Adopted Dog Save a Babies Life

A dog saved a baby who wasn’t breathing in Portland, Connecticut. On Oct. 16, Daily Mailreported that a dog named Duke woke up the Brousseau’s to alert them that something was wrong with their baby. According to the report, Duke jumped up on the couple’s bed and began “shaking uncontrollably.” When they woke up, they went in to their daughter, Harper’s, room and found that she was not breathing.

“If Duke hadn’t been so scared, we would have just gone to sleep. He’s the perfect dog, he was meant to be ours,” said mom, Jenna Brousseau. Perhaps the most touching part of this story is the fact that Duke was a rescue pup. The Brousseau’s got him from a shelter six years ago.

When a dog saves baby who isn’t breathing, it is usually an amazing story. People often don’t give pets enough credit for being so smart and incredible. There are plenty of instances where a family pet ends up being responsible for saving a life. Naturally, the Brousseau family is so thankful to their dog for waking them up and ultimately saving baby Harper’s life.

After Jenna and her husband found Harper unconscious, they called paramedics who were able to revive the baby before bringing her to the hospital. Doctors believe thatacid reflux could have been the culprit of this serious scare.

Duke is the dog who saved a baby who wasn’t breathing and he is certainly a pup-hero.

Connecticut Rescue Dog Saves Infant's Life

Saving the World One Dog at a Time

Top 10 Reasons to Adopt an older dog!

Top 10 Reasons to Adopt an Older Dog

1. What You See Is What You Get

Older dogs are open books—from the start, you’ll know important things like their full-grown size, personality and grooming requirements. All this information makes it easier to pick the right dog and forge that instant love connection that will last a lifetime. If you’re not so into surprises, an older dog is for you!

2. Easy to Train

Think you can’t teach an old dog new tricks? Hogwash! Older dogs are great at focusing on you—and on the task at hand—because they’re calmer than youngsters. Plus, all those years of experience reading humans can help them quickly figure out how to do what you’re asking.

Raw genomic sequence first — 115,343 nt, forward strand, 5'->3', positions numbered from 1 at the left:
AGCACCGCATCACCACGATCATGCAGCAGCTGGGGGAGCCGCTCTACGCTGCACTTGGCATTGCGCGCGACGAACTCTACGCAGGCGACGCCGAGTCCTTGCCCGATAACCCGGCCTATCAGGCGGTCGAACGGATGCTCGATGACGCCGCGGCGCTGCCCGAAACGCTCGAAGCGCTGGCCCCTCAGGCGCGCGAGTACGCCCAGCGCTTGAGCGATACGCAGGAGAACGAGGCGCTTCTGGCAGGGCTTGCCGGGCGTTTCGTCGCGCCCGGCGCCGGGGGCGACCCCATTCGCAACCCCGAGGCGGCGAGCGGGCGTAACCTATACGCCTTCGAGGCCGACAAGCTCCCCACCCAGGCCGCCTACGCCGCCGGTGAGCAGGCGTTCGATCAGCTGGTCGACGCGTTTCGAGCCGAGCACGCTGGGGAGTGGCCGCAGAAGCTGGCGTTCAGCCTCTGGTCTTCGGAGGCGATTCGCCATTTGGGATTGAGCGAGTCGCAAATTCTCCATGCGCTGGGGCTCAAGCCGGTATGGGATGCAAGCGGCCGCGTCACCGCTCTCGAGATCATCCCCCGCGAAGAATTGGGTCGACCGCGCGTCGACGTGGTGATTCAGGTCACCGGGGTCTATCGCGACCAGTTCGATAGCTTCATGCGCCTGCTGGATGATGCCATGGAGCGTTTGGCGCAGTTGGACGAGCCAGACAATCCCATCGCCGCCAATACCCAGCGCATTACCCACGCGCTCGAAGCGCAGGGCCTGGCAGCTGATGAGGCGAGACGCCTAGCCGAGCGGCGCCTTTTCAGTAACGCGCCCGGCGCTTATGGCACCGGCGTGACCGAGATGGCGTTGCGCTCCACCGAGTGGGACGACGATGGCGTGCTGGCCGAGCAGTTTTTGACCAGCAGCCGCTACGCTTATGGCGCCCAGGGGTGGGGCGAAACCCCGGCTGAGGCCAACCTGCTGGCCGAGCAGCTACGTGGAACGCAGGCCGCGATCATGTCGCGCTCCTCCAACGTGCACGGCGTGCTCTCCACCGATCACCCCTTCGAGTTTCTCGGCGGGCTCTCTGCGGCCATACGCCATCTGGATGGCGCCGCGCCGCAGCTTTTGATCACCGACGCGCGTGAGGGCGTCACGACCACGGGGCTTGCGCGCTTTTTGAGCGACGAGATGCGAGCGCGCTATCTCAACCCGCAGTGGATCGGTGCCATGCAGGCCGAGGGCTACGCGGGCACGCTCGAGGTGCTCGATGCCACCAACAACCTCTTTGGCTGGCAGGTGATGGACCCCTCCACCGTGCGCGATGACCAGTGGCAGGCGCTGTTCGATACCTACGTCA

3. Seniors are Super-Loving

One of the cool parts of our job is reading stories from people just like you who have opted to adopt. The emails we get from pet parents with senior dogs seem to all contain beautiful, heartfelt descriptions of the love these dogs give you—and those of you who adopted dogs already in their golden years told us how devoted and grateful they are. It’s an instant bond that cannot be topped!

4. They’re Not a 24-7 Job

Grownup dogs don’t require the constant monitoring puppies do, leaving you with more freedom to do your own thing. If you have young children, or just value your “me time,” this is definitely a bonus.

5. They Settle in Quickly

Older dogs have been around the block and already learned what it takes to get along with others and become part of a pack. They’ll be part of the family in no time!

6. Fewer Messes

Your floors, shoes and furniture will thank you for adopting a senior pooch! Older dogs are likely to already be housetrained—and even if they’re not, they have the physical and mental abilities to pick it up really fast (unlike puppies). With their teething years far behind them, seniors also are much less likely to be destructive chewers.

7. You Won’t Bite Off More Than You Can Chew

There are those who yearn for a doggie friend of their own, but hold back because they worry what might happen in their lives in the years to come. And they are wise to do so—a puppy or young dog can be anywhere from an 8- to 20-year responsibility, which is not appropriate for the very elderly or those with certain long-term future plans. Providing a loving home for a dog in her golden years is not a less serious commitment, but it can be a shorter one.

8. They Enjoy Easy Livin’

Couch potato, know thyself! Please consider a canine retiree rather than a high-energy young dog who will run you ragged. Not that older dogs don’t require any exercise—they do—but they’re not going to need, or want, to run a marathon every day.